HPN’s Midseason Review (Part 1)

So, how about that football season? It’s roughly half over, so it’s a good time to cast an eye back and see how the teams are sitting and what’s happened so far.

It’s been a few weeks since we’ve displayed the HPN Team Ratings in full, so let’s have a look at how the sides are shaping up moving into the second half of the year.

We’ve used round 6 as the previous benchmark period, as that’s roughly a quarter of the season, and provides a decent look at who started strong, and who is only getting stronger as they go.
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You can see a lot of “no change” in the movement stakes since round 6 – and it seems that the league has roughly sorted itself out into tiers. The three big premiership threats (according to the data and our simple rules of all categories over 100% and an average of 105%) are Richmond, Geelong and West Coast (who will probably slip after last night.

Sydney is rising very fast as their midfield performance has improved, and the HPN Team Ratings do not look favourably on Melbourne beating up on a cream puff schedule.

Now let’s take a tour of the league and see what’s been going on with each team. We’ll run through half the teams this week and the other half next week.

Western Bulldogs – Suddenly they have marking targets

The Bulldogs won a premiership in 2016 with what could politely be called a makeshift forward line. That team, and the version in 2017, didn’t have a lot of forward marking targets, sitting 4th last in 2016 then 6th last in 2017 for least marks inside 50 per inside 50 (MIFPIF). They scratched out goals through repeat entries and through small forward pressure.

This year, however, they’ve rocketed to second highest on this measure, behind Melbourne and just ahead of West Coast.

What has changed? Surprisingly, it’s not primarily about Boyd or Schache. Rather, rookie draft recyclee Billy Gowers is leading the way with 22 marks inside 50 (15% of their total), and he’s been most supported by Josh Dunkley, Marcus Bontempelli and Lachie Hunter. The team still rates pretty poorly in points per inside-50, but some of that is due to poor conversion or low quality chances at 115.118 for the year. The Dogs are one of only two sides with more behinds than goals.

In the shambles of another injury-hit season, which seems to somehow have them rebuilding with half a new side, this could be a real bright spot for the future because the data seems to suggest that the Dogs have finally addressed their main structural weakness in recent years. Things could look even look brighter up forward in the coming years, when we factor in that Josh Schache and Tom Boyd have so far been relatively minor contributors to their marking inside 50.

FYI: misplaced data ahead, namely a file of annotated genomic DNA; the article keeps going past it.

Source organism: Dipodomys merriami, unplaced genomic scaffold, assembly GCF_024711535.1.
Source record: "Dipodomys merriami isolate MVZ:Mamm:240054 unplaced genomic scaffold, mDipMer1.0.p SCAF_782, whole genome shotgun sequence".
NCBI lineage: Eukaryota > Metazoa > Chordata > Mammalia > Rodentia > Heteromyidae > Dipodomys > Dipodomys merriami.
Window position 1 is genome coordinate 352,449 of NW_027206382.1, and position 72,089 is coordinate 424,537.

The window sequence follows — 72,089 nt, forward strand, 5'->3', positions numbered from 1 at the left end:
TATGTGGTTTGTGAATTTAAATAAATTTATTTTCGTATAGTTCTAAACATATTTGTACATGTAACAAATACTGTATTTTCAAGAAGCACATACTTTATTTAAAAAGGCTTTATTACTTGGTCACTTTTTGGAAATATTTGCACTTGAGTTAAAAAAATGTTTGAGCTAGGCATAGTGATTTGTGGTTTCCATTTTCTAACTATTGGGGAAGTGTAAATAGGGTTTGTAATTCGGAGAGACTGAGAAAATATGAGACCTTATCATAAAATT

Brisbane – Hey, this is a little bit better, thanks Harris

For the past three seasons, the Lions have had the worst defence, conceding the most points per opponent inside 50 entry. This year they are merely third last!

They’ve been solidly improving as the season goes as well, so there’s some hope that they might even sneak out of the bottom six. They’re conceding a lot fewer marks inside 50, with a lot of that down to the rapidly developing Harris Andrews and the mere presence of Luke Hodge.

Andrews has gone to “oh yeah, I’ve heard of that guy” to “yeah, actually he’s my favourite player that you haven’t heard of, probably” in about two months. He would be a good pick for captain of the Nathan Jones All Stars. Andrews sits inside the top 25 of our Non-Disposal Impact per Disposal measure; and in the top 10 with minimum of half the season played. A lot of his impact as a result goes under the radar.

Geelong – Just leave it to the stars and Mark Blicavs

The Gini Coefficient is a measure of inequality in a dataset. It is often used to calculate the degree of income inequality in countries, wherein a Gini Coefficient of 0.00 means everyone has the same amount of money and 1.00 means one person has all the money.

We’ve applied it to the distribution of Player Approximate Value (PAV) for 2018 as a calculation of statistical inequality within team lists. It confirms something about Geelong we have suspected for a while – more than any other team, they leave their work to relatively few hands.

The greener cells indicate a more even distribution of value output by a playing group, redder indicates higher concentration of output. For example, Sydney (Franklin), St Kilda (Gresham and Membrey) and Gold Coast (Lynch) have the highest concentrations of forward value, and Melbourne get a lot of their defensive value from relatively few players such as Oscar McDonald, Hibberd and the now-injured Lever.